Monday, December 29, 2008

My New Monster-Plant Friends

Well, it's December and I don't have much outside growing - except maybe some spinach, so I picked up some new indoor plant friends.

A little plastic terrarium of carnivorous plants! It contains a pitcher plant, a venus flytrap, and a sundew plant. I am going to try to take good care of these little monster plants this time. Last time, well, things didn't go so well:

I keep their dried up corpses around to remind myself of how I murdered them. I am going to try again and this time, I will:

A) NOT overwater them
B) NOT water them with rainwater collected from my roof (apparently they are REALLY sensitive and this can poison them)
C) NOT overfeed them (a venus flytrap trap can only eat 4 bugs before it dies - you can literally feed these guys to death)
D) Stop touching them so much (all that opening and closing stresses the little guys and kills them)
E) Give them enough light but NOT in direct Texas sunlight by the window in the afternoon (really this one should be obvious, but well, you know how it goes...).

OK - so houseplants aren't really my thing, but I am never one to give up and I am therefore trying again. THIS time I read up on these monster plants and I think I can handle it. They thrive on neglect. I loved my other ones to death. Poor little guys - they were like that proverbial goldfish that goes home in a plastic bag to be dumped in a too-small glass bowl and cared for by a five year old kid that then dumps half the can of fish food into the bowl at feeding time. They were doomed. But I will do better this time! Really!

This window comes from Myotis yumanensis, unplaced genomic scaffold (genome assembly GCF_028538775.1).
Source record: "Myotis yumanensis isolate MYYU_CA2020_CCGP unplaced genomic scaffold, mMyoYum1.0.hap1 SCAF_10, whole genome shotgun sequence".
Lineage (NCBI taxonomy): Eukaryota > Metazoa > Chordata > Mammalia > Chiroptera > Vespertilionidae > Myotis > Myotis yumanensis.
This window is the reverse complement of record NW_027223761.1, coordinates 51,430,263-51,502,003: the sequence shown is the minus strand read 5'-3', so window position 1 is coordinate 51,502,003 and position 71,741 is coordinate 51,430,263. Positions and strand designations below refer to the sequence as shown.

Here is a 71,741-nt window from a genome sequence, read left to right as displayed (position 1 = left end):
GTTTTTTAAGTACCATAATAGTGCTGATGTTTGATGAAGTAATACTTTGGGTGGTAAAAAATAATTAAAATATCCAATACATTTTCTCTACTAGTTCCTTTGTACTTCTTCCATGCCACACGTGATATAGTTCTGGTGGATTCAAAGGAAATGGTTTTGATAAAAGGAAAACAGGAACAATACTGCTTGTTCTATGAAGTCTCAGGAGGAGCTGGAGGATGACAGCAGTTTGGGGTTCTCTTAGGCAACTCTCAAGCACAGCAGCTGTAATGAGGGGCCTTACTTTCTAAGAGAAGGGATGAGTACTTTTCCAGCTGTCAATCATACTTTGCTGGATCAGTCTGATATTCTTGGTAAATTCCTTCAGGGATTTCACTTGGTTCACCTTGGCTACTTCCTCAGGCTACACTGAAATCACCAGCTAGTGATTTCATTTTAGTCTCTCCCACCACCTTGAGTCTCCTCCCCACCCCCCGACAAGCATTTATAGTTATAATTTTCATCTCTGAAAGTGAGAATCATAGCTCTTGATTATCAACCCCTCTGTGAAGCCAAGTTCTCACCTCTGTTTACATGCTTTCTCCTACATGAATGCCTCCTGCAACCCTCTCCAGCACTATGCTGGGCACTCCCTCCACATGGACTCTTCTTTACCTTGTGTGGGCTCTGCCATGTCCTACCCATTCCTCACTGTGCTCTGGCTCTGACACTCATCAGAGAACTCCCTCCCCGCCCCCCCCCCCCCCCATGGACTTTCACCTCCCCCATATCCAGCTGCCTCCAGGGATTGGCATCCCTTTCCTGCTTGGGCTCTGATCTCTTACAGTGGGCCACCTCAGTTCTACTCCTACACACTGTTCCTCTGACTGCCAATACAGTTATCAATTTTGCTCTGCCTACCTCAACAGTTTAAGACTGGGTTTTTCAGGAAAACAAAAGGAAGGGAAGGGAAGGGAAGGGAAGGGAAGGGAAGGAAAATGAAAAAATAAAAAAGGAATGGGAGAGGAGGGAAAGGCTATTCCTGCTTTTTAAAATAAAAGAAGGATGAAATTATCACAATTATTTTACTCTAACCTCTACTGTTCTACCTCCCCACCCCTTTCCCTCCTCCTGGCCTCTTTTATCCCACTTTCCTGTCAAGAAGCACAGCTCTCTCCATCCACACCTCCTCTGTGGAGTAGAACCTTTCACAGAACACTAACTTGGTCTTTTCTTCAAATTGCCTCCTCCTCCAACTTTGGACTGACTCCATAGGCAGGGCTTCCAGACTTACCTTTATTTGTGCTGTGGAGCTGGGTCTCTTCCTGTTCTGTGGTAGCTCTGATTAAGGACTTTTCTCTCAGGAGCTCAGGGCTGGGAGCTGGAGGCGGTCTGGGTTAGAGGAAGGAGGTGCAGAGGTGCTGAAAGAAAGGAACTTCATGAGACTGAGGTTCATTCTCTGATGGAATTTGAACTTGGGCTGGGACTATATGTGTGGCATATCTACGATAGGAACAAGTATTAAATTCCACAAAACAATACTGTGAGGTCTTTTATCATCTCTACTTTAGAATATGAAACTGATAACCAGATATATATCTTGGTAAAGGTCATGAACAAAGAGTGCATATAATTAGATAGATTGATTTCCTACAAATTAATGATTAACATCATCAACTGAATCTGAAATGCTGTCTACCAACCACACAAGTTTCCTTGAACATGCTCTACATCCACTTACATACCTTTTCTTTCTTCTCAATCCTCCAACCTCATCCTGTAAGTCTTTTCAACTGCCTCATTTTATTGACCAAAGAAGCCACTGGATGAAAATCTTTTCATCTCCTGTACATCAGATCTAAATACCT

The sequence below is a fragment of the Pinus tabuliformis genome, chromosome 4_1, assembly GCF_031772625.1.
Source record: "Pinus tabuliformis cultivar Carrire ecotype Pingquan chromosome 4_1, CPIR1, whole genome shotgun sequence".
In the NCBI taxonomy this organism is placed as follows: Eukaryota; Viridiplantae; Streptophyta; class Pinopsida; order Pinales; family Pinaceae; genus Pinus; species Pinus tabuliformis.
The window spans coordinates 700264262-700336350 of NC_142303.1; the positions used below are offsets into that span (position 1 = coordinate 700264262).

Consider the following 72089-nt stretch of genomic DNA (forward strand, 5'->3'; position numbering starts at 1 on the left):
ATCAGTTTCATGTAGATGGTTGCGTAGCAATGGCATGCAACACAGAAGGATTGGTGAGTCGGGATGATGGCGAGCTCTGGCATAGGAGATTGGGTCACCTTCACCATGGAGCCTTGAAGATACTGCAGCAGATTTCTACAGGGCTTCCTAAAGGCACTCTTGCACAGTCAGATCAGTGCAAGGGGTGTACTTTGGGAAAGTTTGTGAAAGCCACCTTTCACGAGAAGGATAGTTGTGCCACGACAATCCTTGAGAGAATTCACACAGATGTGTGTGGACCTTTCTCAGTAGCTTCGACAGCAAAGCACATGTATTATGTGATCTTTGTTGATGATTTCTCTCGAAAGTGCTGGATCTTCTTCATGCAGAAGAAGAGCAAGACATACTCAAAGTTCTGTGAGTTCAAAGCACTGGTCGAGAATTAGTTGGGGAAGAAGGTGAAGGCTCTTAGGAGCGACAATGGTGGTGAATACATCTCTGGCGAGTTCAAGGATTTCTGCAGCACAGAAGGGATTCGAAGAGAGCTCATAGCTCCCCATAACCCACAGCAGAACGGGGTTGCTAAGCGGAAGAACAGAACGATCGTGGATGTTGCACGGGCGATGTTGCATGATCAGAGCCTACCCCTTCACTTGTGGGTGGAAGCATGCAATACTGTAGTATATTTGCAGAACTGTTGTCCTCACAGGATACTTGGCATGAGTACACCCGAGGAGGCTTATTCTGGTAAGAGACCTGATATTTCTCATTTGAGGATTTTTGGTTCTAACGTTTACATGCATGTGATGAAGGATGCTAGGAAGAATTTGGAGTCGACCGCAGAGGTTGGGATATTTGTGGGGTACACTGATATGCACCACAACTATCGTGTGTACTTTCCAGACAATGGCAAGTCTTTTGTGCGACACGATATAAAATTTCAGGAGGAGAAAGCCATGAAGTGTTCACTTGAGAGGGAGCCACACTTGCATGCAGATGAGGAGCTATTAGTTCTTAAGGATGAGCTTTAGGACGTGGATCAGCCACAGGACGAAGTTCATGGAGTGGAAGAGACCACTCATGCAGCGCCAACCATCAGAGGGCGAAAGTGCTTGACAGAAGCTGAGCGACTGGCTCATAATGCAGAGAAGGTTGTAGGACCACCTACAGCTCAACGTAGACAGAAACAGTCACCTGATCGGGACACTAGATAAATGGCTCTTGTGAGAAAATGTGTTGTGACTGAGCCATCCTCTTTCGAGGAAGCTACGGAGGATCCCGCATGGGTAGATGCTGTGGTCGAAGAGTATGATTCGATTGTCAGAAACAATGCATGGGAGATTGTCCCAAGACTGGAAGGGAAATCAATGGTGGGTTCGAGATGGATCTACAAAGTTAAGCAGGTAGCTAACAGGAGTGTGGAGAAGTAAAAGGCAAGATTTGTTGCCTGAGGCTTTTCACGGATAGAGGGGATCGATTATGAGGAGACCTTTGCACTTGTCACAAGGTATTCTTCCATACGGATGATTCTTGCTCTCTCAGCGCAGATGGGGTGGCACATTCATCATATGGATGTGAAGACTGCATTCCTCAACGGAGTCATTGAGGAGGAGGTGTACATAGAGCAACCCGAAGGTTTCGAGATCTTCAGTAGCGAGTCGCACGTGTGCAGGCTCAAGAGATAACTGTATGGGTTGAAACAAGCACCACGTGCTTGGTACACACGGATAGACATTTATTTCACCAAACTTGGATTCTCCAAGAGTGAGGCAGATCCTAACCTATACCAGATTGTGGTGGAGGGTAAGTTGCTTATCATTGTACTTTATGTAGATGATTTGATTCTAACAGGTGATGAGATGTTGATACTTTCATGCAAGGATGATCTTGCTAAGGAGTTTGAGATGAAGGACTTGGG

Here are my new friends:

Wish them luck!

As I was strolling through my garden, what did I see?

Several of my fall-planted bulbs looking at me! Check it out - the bulbs I dropped in the ground this fall are poking up through the earth:

Southern Grape Hyacinths:

Hoop Petticoats:



Byzantine Glads:

They think it is spring already! Silly bulbs. Shhhh - don't tell them it is still Winter, they might go back into hiding...

Tuesday, December 16, 2008

Bloom day - Dec 15th...a day late

It is chilly outside this morning! The temps were in the 20's last night and it is only supposed to be in the 30's today. The wind chill is currently in the teens - Brrr!! I do have a few items still a-bloomin' even though it is mighty chilly outside:

Abutilon. This is in my sheltered entryway on the South side of the house:

Skullcap. Also on the south side of the house sheltered from the chilly winter winds. I get a whole extra Zone of warmth on the south side. It is where the Meyer Lemon also lives.

I think I will move on to Fall colors at this point, since I don't have much else with photo-worthy blooms. Here is the Prairie Flame Leaf Sumac looking all red and majestic:

A little closer:

I was picking the scarlet runner beans the other day to save for next year's planting. I love their purple-spotted beans: